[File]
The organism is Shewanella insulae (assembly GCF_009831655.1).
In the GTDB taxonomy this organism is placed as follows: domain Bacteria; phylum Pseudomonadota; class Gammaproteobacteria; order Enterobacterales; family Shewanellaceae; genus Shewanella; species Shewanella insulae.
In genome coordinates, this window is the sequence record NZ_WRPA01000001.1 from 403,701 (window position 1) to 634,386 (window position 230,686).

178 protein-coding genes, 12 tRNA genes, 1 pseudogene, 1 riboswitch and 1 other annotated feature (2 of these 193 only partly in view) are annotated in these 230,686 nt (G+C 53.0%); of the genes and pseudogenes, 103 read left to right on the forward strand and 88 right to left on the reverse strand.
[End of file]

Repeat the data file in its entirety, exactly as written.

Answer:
The organism is Shewanella insulae (assembly GCF_009831655.1).
In the GTDB taxonomy this organism is placed as follows: domain Bacteria; phylum Pseudomonadota; class Gammaproteobacteria; order Enterobacterales; family Shewanellaceae; genus Shewanella; species Shewanella insulae.
In genome coordinates, this window is the sequence record NZ_WRPA01000001.1 from 403,701 (window position 1) to 634,386 (window position 230,686).

178 protein-coding genes, 12 tRNA genes, 1 pseudogene, 1 riboswitch and 1 other annotated feature (2 of these 193 only partly in view) are annotated in these 230,686 nt (G+C 53.0%); of the genes and pseudogenes, 103 read left to right on the forward strand and 88 right to left on the reverse strand.